mkdir $(printf '%03d\n' {1..100})
printf '\!:1\0\!:1\0\!:2' | mmencode | tr -d '\n' | sed 's/^/AUTH PLAIN /'
2009-08-04 05:04:50
User: vwal
Functions: printf sed tr
4

I use this as an alias:

alias authplain "printf '\!:1\0\!:1\0\!:2' | mmencode | tr -d '\n' | sed 's/^/AUTH PLAIN /'"

then..

# authplain someuser@somedomain.com secretpassword

AUTH PLAIN c29tZXVzZXJAc29tZWRvbWFpbi5jb20Ac29tZXVzZXJAc29tZWRvbWFpbi5jb20Ac2VjcmV0cGFzc3dvcmQ=

#

cat /dev/urandom|awk 'BEGIN{"tput cuu1" | getline CursorUp; "tput clear" | getline Clear; printf Clear}{num+=1;printf CursorUp; print num}'
2009-07-13 07:30:51
User: axelabs
Functions: awk cat printf
Tags: nawk awk clear tput
0

awk can clear the screen while displaying output. This is a handy way of seeing how many lines a tail -f has hit or see how many files find has found. On solaris, you may have to use 'nawk' and your machine needs 'tput'

tokill=`ps -fea|grep process|awk '{ printf $2" "}'`; kill -9 $tokill;
yes "$(seq 232 255;seq 254 -1 233)" | while read i; do printf "\x1b[48;5;${i}m\n"; sleep .01; done
awk '/sshd/ && /Failed/ {gsub(/invalid user/,""); printf "%-12s %-16s %s-%s-%s\n", $9, $11, $1, $2, $3}' /var/log/auth.log
2009-04-16 00:56:23
User: frailotis
Functions: awk printf
11

A variation of a script I found on this site and then slimmed down to just use awk. It displays all users who have attempted to login to the box and failed using SSH. Pipe it to the sort command to see which usernames have the most failed logins.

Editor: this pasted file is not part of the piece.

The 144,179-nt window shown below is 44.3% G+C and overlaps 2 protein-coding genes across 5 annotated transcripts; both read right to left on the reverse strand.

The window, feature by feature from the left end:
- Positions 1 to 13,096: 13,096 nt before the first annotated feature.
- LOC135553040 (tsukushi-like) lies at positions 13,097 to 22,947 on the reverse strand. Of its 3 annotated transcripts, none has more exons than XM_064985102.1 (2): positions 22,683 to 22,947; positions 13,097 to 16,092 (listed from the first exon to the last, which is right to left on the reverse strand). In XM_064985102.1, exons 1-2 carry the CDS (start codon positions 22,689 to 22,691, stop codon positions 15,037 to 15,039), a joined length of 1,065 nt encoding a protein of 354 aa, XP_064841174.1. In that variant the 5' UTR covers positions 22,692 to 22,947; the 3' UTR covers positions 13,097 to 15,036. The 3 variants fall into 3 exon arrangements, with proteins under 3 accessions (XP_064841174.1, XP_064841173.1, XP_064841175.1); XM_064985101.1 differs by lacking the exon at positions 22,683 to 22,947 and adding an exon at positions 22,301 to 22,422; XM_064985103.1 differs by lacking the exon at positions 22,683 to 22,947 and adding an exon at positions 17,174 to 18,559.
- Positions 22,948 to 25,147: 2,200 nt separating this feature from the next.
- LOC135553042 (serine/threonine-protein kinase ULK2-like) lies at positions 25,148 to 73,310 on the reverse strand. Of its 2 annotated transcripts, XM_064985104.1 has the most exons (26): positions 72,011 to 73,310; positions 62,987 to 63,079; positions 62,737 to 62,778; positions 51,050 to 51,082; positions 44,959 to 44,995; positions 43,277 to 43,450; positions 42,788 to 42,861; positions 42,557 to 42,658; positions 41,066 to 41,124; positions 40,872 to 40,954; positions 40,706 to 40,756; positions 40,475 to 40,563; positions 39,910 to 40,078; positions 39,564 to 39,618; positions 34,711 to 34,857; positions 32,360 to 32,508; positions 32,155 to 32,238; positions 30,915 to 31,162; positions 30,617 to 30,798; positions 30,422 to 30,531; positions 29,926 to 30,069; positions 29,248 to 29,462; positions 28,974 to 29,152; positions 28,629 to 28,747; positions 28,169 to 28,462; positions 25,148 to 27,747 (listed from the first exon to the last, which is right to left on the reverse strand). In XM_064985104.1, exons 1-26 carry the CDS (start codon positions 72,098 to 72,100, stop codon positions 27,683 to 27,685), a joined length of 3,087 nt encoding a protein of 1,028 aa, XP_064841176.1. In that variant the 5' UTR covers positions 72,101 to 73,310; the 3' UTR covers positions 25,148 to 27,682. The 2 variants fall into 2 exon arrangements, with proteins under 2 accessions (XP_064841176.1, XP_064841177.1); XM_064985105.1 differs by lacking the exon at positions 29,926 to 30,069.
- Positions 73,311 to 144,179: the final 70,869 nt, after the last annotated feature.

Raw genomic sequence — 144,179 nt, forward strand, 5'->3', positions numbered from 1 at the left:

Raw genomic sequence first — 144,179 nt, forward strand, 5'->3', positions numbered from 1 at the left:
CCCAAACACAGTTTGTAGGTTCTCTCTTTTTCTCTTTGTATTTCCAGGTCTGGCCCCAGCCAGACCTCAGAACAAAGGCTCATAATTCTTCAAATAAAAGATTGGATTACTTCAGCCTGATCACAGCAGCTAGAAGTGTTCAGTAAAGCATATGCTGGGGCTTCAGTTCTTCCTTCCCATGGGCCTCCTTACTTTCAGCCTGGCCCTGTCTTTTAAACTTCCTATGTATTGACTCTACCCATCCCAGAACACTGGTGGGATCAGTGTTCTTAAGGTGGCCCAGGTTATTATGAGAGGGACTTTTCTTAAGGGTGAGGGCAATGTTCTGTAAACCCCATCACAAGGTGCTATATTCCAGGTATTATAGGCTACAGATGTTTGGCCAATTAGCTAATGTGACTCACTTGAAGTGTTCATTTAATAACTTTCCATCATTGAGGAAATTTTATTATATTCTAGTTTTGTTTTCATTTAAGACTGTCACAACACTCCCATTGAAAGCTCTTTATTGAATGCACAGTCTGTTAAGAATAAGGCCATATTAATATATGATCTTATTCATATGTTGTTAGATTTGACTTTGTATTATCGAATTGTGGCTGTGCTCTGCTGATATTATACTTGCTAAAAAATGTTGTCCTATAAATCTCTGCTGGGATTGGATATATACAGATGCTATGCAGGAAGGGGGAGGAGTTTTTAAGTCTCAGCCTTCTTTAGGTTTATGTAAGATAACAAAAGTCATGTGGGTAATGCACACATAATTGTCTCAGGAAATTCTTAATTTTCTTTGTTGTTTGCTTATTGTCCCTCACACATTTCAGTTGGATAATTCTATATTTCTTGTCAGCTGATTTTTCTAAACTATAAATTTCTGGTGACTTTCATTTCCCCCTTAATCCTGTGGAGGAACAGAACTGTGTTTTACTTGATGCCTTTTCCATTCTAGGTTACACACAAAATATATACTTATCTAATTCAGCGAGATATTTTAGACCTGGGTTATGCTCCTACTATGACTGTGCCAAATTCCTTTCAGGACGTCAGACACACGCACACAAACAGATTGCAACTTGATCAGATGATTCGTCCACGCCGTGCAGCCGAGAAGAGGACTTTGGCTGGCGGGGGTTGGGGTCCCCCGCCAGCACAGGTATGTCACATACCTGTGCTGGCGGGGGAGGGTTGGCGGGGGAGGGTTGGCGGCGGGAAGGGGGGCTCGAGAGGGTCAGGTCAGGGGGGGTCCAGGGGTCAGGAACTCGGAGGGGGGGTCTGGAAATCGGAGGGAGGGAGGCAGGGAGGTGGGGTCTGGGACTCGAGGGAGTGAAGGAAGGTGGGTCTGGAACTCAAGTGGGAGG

i=10;for o in *.mp3; do i=$(printf "%02d" $i); mv $o $i$o; ((i = $i + 2)); done
2009-04-13 12:33:52
User: bazzawill
Functions: mv printf
-1

This command adds the numbers 10, 12, 14 to a bunch of mp3's in the current working directory. You can then run the command replacing the inital i=10 with i=11 to add 11,13,15 in another directory then mv the files together and the first files interweave with the second group of files. I used this to weave a backlog of a podcast with other podcast so I didn't get sick of one while I was catching up. I started at 10 because printf blows up with 0 padded numbers 08 and 09 which kind of makes the printf command redundant as it was used to pad numbers 1 - 9 so they would come first and not get sorted incorrectly

seq 6 | awk '{for(x=1; x<=5; x++) {printf ("%f ", rand())}; printf ("\n")}'
2009-03-24 21:33:38
User: kaan
Functions: awk printf seq
Tags: awk seq
3

Displays six rows and five columns of random numbers between 0 and 1. If you need only one column, you can dispense with the "for" loop.

sudo zcat /var/log/auth.log.*.gz | awk '/Failed password/&&!/for invalid user/{a[$9]++}/Failed password for invalid user/{a["*" $11]++}END{for (i in a) printf "%6s\t%s\n", a[i], i|"sort -n"}'
2009-03-21 06:41:59
Functions: awk printf sudo zcat
22

Show the number of failed tries of login per account. If the user does not exist it is marked with *.

echo '123/7' |bc -l |xargs printf "%.3f\n"
awk '{ for (f = 1; f <= NF; f++) a[NR, f] = $f } NF > nf { nf = NF } END { for (f = 1; f <= nf; f++) for (r = 1; r <= NR; r++) printf a[r, f] (r==NR ? RS : FS) }'
2009-03-10 05:35:22
User: MSBF
Functions: awk printf
0

works the same as R's t()